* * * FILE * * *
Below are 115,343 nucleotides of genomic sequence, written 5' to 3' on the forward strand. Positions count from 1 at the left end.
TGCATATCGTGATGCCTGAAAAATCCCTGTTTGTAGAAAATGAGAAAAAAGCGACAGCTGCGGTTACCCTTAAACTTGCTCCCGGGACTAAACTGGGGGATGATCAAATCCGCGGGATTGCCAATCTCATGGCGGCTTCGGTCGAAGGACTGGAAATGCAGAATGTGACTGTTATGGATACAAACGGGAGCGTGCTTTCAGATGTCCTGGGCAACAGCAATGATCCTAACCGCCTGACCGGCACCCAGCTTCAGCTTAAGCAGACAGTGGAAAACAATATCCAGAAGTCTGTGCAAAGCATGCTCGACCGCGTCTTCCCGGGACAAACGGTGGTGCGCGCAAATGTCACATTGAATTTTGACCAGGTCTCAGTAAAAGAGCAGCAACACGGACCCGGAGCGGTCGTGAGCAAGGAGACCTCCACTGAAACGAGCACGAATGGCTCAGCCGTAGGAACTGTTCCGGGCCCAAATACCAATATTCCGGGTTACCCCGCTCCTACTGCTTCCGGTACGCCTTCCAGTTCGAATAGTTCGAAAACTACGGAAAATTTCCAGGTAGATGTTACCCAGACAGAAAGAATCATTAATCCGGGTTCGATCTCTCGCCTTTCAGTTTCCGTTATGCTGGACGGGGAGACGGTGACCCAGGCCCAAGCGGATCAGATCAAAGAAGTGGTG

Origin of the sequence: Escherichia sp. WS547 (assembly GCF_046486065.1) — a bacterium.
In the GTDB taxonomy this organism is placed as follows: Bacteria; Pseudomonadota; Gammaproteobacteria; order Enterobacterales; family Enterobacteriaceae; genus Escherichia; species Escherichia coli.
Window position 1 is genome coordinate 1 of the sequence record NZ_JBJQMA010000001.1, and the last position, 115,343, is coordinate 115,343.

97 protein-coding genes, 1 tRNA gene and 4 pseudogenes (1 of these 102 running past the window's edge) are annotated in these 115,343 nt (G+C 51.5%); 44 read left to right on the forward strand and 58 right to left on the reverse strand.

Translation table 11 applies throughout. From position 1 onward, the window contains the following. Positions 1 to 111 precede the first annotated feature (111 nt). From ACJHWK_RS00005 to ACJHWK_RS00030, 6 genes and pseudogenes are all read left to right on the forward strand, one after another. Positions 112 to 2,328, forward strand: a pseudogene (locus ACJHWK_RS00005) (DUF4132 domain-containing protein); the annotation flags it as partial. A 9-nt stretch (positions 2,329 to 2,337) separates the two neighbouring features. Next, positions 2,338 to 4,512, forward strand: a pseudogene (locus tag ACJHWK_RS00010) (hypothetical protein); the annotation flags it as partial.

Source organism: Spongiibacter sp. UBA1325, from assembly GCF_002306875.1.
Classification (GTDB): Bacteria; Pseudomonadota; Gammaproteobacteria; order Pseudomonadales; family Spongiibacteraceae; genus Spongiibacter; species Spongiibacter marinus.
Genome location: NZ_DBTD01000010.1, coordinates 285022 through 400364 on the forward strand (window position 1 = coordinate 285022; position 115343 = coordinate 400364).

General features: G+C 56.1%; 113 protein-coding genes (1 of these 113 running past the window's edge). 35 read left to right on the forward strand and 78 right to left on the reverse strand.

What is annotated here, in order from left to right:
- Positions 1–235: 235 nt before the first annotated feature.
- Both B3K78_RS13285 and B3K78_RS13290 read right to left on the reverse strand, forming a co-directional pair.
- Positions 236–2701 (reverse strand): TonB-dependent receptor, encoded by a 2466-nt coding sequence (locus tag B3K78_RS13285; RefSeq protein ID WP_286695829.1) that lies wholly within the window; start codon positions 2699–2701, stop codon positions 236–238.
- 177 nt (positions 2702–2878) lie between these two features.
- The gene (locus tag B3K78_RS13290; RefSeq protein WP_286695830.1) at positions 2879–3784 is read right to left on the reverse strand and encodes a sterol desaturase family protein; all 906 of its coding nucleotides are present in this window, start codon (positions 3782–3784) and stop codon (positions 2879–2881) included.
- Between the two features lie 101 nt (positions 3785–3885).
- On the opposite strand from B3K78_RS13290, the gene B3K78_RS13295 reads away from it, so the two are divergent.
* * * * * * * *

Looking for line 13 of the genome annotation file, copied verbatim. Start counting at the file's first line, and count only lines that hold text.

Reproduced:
- Positions 1–235: 235 nt before the first annotated feature.